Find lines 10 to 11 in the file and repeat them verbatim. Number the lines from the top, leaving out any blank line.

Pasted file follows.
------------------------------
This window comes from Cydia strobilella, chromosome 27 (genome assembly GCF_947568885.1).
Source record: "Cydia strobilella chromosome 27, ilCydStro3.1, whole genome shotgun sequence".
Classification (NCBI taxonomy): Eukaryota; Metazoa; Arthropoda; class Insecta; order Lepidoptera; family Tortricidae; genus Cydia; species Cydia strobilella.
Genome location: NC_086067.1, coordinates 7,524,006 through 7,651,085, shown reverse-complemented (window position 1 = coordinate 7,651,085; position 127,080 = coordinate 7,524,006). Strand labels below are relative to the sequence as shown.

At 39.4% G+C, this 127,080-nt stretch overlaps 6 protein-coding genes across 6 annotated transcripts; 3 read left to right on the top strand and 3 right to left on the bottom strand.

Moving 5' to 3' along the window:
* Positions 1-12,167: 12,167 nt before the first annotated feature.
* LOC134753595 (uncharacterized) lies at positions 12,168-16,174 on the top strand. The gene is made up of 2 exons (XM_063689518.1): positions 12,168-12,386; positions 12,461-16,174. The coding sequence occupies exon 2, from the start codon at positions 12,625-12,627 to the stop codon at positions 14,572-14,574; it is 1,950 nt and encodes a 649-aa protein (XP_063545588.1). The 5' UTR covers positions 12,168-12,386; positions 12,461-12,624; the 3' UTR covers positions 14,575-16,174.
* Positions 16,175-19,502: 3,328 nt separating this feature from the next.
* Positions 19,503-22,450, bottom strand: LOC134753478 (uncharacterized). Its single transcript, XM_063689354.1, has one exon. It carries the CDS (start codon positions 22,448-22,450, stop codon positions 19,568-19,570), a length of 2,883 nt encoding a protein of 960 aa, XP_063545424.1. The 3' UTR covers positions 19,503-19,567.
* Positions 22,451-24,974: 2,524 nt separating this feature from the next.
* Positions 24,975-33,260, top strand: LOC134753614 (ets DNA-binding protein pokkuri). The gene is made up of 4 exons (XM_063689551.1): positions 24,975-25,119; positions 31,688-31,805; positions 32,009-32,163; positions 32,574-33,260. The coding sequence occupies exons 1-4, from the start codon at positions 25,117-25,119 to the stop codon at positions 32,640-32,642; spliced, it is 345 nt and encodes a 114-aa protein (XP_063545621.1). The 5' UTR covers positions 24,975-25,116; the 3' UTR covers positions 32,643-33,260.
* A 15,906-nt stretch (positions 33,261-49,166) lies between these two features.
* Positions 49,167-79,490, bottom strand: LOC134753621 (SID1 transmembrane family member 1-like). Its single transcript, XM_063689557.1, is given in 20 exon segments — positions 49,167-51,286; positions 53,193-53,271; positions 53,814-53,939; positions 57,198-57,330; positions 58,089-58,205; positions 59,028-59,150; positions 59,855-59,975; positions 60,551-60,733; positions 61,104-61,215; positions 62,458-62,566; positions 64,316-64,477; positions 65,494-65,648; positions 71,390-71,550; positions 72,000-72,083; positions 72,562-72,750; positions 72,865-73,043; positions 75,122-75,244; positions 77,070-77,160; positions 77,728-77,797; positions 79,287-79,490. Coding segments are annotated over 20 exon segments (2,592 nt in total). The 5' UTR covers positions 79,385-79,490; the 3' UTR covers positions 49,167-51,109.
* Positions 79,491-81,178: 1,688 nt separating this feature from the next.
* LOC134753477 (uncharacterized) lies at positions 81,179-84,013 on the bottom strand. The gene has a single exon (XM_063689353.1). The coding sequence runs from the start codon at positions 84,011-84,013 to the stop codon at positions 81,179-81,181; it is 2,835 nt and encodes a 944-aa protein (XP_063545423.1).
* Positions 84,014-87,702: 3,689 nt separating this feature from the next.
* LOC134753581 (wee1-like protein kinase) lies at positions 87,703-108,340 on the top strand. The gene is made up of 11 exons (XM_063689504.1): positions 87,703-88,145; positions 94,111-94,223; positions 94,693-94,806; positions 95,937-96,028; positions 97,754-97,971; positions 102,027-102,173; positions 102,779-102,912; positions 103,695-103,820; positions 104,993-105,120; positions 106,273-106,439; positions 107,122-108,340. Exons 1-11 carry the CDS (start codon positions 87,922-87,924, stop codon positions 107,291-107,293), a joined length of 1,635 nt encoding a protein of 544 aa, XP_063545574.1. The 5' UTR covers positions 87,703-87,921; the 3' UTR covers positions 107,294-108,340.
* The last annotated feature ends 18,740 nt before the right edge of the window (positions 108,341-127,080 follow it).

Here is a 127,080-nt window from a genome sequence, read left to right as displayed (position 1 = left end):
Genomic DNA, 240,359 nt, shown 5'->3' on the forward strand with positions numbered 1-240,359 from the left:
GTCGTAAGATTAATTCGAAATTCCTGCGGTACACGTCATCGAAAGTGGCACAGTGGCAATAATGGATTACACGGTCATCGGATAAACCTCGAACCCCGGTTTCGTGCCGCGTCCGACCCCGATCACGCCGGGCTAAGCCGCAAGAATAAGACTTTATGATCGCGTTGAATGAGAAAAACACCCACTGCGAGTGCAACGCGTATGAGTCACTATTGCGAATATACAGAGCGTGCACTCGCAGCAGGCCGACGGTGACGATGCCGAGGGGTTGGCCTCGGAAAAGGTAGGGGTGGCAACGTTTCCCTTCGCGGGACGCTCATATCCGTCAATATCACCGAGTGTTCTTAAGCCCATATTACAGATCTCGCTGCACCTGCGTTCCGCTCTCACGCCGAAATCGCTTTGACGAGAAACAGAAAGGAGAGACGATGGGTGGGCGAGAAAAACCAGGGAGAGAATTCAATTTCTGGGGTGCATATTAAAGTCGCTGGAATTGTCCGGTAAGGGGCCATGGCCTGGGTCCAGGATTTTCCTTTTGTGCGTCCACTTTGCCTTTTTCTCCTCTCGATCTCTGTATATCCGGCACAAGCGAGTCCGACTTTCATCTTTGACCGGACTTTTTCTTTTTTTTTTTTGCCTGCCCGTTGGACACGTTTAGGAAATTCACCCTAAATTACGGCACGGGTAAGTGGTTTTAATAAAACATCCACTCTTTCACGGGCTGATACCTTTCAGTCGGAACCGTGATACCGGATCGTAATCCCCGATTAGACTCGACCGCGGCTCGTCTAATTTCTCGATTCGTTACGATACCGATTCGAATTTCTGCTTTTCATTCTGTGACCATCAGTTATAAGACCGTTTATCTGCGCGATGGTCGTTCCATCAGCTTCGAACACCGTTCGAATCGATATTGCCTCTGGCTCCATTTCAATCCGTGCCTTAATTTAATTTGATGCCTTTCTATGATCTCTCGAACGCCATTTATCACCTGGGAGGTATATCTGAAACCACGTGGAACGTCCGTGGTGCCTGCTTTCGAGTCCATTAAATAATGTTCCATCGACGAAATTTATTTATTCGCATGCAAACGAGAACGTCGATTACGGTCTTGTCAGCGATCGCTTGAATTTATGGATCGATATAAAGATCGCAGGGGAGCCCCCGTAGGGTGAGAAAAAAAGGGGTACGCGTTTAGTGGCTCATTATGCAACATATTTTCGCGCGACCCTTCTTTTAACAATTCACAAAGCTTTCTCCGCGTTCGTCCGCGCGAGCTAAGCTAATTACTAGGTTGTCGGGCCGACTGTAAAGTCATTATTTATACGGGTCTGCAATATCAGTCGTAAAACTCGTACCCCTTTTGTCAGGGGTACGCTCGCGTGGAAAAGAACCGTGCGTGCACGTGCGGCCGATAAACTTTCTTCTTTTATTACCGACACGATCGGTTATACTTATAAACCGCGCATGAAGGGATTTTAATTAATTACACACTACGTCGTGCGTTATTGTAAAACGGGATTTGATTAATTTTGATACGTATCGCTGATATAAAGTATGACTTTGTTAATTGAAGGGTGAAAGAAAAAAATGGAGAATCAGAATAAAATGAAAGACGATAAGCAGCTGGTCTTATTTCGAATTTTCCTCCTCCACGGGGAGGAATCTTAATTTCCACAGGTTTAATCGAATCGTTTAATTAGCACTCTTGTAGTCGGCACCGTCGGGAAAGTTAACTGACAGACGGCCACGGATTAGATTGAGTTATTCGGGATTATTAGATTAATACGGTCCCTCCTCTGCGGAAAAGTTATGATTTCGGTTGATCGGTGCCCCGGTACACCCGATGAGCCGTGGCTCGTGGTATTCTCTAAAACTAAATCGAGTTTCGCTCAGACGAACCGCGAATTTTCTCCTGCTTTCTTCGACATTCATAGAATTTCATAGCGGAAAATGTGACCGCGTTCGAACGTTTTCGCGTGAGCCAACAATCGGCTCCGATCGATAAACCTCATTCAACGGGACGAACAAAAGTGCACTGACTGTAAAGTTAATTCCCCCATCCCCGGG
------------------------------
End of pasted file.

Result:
* Positions 19,503-22,450, bottom strand: LOC134753478 (uncharacterized). Its single transcript, XM_063689354.1, has one exon. It carries the CDS (start codon positions 22,448-22,450, stop codon positions 19,568-19,570), a length of 2,883 nt encoding a protein of 960 aa, XP_063545424.1. The 3' UTR covers positions 19,503-19,567.
* Positions 22,451-24,974: 2,524 nt separating this feature from the next.